Starting and Scaling your Business – funding options

Launching a brand new business is a daunting affair which will require a degree of set up costs depending on your organisation’s activities. Planning is essential to ensure that a positive cash flow is maintained while the business grows and gather momentum.

While self financing may seem the perfect option, there are several reasons why you should maybe seek out third party financing from investors or other funding bodies. Putting up your own cash could mean that you are exposing yourself to too much risk. There could also be a number of tax breaks by using external funding.

Also, through exploring other funding options you may be able to tap into the professional expertise of a growing network. Whether you take on contributions from investors or government subsidies, these often come with a raft of help and support in all areas of running and growing a business which would help your own trajectory. 

Unless you know where to look, it is difficult to know what options are open to you, so we have outlined some of the main sources of funding and grant administration for individual sole traders and businesses.

Government grants and subsidies

Governments and local authorities often have a wide range of different funding options available based on various schemes and projects to help regeneration projects and local investments.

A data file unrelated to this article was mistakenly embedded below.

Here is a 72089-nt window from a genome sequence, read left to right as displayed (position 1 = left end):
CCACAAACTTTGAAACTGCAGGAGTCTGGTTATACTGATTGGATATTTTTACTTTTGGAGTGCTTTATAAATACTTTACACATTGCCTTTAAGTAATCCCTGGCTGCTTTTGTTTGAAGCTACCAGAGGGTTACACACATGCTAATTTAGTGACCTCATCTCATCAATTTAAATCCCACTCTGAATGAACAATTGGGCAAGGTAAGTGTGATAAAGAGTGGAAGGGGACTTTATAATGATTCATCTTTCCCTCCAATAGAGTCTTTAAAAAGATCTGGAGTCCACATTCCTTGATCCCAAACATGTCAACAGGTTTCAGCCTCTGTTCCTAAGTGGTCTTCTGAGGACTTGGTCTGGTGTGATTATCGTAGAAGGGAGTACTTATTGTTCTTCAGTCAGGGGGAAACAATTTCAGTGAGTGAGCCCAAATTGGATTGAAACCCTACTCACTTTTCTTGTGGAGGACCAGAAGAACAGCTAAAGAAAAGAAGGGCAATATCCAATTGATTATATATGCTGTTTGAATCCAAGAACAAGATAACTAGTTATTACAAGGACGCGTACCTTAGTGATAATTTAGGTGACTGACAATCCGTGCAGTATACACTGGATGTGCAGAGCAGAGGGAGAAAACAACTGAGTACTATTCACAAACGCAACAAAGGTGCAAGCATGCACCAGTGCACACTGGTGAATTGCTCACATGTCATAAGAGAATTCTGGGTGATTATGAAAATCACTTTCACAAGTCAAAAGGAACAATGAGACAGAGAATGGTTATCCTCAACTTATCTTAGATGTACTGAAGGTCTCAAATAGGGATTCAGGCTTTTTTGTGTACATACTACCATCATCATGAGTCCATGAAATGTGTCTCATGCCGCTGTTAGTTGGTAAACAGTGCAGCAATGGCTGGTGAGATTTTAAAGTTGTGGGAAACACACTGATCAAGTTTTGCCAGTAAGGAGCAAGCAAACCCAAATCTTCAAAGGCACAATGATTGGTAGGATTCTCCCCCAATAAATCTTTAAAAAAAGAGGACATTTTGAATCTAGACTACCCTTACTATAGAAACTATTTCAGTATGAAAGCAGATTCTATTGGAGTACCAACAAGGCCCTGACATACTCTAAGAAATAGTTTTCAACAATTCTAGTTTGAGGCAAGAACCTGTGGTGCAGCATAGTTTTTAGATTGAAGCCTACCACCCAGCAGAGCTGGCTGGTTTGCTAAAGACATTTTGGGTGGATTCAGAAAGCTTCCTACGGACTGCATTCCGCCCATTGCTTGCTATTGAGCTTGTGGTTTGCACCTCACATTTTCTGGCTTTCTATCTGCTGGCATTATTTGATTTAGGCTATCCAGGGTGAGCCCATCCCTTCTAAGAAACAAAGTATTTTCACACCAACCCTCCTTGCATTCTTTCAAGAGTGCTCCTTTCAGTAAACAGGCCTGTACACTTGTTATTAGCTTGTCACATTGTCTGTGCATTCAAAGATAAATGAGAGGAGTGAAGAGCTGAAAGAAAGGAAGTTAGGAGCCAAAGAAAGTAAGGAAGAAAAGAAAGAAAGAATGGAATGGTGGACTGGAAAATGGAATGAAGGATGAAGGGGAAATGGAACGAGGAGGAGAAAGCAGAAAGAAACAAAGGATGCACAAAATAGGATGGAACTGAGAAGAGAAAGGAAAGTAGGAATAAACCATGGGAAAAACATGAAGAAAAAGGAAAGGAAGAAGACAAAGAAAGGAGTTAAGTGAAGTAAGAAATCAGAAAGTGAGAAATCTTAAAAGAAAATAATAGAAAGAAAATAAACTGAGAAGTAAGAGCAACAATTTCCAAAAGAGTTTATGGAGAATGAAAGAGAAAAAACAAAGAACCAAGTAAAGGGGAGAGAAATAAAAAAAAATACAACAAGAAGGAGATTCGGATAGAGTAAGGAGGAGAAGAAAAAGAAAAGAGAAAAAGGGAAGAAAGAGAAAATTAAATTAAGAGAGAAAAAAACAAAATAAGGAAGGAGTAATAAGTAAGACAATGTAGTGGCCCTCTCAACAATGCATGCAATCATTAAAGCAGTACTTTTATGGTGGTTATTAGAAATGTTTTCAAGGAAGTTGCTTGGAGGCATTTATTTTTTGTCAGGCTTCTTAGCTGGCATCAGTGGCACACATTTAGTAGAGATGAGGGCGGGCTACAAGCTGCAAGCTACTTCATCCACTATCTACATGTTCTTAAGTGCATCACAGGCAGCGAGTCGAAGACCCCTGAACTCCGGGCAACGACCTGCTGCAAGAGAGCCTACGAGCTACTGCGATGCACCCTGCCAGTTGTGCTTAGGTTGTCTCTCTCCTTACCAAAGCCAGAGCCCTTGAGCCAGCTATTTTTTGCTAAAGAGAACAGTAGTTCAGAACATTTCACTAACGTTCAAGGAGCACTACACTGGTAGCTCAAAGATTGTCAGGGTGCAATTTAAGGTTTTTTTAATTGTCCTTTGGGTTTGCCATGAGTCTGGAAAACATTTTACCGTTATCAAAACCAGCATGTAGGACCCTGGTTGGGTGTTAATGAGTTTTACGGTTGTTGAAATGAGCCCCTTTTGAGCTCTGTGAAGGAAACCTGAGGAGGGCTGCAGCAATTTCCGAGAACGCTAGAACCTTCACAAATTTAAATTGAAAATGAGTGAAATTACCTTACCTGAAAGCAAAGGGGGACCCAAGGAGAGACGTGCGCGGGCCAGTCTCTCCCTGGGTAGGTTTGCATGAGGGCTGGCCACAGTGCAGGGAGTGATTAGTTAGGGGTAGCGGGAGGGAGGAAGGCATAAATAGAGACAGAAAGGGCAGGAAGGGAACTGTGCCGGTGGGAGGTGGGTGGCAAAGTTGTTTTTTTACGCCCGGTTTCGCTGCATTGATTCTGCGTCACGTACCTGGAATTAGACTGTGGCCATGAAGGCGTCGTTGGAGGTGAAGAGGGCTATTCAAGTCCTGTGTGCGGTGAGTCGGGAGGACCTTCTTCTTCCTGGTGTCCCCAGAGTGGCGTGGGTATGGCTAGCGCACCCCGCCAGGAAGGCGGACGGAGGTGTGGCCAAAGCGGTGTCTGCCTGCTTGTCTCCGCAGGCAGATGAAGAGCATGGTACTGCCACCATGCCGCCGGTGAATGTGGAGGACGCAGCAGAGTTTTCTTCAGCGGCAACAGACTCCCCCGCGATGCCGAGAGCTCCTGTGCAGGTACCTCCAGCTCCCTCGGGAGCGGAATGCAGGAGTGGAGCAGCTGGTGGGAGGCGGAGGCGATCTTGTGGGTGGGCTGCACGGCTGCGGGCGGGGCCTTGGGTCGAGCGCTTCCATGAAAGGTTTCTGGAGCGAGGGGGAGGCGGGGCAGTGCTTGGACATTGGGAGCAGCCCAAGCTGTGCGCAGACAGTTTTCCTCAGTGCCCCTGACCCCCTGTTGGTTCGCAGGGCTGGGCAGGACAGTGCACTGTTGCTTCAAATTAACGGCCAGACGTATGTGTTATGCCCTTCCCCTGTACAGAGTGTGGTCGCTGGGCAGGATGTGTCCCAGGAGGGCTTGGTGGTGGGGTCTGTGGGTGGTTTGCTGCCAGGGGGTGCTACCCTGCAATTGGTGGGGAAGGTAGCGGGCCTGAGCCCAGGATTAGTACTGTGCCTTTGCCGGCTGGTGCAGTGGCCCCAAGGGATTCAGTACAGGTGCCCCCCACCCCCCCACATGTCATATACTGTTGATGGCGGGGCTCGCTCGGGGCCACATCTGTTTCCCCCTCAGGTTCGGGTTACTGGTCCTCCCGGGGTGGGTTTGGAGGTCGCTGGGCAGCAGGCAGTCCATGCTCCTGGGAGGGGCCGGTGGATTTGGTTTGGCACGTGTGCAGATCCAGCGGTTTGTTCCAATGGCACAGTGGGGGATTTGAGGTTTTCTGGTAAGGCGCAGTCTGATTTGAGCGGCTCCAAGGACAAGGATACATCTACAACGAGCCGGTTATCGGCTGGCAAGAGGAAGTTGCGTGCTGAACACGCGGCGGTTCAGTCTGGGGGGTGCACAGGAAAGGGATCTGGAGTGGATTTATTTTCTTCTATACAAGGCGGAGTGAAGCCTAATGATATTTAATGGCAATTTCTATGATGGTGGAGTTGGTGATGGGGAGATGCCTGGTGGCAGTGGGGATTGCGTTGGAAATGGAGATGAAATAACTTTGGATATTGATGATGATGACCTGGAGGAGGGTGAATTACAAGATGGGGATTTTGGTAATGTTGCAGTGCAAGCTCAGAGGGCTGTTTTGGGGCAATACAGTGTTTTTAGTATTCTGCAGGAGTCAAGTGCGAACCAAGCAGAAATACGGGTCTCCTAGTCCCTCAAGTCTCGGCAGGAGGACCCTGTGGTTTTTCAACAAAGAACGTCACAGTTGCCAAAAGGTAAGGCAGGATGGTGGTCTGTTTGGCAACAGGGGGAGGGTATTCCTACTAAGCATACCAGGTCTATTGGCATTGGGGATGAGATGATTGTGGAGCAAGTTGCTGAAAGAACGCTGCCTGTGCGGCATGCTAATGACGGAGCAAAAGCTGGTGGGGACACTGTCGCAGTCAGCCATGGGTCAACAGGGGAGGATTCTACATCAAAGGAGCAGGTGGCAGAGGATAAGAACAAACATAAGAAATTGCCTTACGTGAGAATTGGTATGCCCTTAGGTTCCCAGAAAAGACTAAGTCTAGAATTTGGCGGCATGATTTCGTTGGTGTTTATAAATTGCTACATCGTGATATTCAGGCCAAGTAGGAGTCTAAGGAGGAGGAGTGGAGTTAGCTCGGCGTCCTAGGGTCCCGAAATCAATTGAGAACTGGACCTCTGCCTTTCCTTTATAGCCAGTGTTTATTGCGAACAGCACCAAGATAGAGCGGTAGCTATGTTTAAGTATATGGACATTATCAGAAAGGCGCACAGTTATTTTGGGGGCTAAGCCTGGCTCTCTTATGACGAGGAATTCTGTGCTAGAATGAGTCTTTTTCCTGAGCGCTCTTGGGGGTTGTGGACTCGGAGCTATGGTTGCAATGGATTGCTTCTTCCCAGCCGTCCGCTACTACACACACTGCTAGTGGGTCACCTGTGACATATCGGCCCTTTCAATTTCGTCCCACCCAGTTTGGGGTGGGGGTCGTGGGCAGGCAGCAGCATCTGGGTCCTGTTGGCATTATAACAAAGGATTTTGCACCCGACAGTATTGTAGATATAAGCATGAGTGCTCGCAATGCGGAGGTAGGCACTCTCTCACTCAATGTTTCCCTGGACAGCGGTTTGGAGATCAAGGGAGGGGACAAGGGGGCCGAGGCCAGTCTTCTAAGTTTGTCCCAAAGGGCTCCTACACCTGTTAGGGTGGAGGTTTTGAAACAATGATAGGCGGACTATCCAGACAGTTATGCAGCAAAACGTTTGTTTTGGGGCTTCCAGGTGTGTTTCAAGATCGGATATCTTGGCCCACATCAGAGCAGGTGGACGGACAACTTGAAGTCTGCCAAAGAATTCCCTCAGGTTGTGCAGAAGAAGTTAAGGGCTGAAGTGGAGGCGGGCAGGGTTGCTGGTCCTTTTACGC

Often with these types of funding there is no requirement to repay the capital, but they do require much more stringent eligibility requirements and vetting processes, as well as more demanding reporting expectations. Often success in writing bids for government grants are focused on responding to needs of the local area, whether it is through job creation, improving the local area, and local economic development. 

Equity financing

If your business is already relatively well established, and you are looking to scale up, then equity funding could be the better option for you. Equity financing involves selling a portion of your company’s shares, or equity, in exchange for capital. Think Dragons Den, or Angel investors – usually these are investors who have some degree of interest in your business’s activities, and feel that their own expertise and knowledge could bring immense value to an existing business.

While equity financing places no additional financial burden on the company through loan and interest payments, it does mean a degree of handing over some control, as most investors will want to have a voice about the direction of the business. By committing a financial interest they will require to see some degree of return on that investment. 

Although some investors are happy to take a back seat and have the confidence in the original business owner to take it forward, most will expect a more collaborative approach.


Debt financing

Should you prefer to retain complete control of your business, you can look at injecting cash through more traditional means, such as bank loans or business lines of credit – otherwise known as debt financing.

Debt financing does place a financial burden on you as the principal business owner. You are liable for the payments and interest as set out in the credit agreement. This could increase the stress and pressure to make expansion plans successful, but it ensures that you maintain full control of your own business.

Another method to look out for is ‘bootstrapping’ – this involves using your own capital (which we have already pointed out could be a risky method of financing), but could also be indicative of good fiscal husbandry and responsibility. Bootstrapping may be a good short term solution to prove to external investors that your business, and you as the owner/director are worth investing in.

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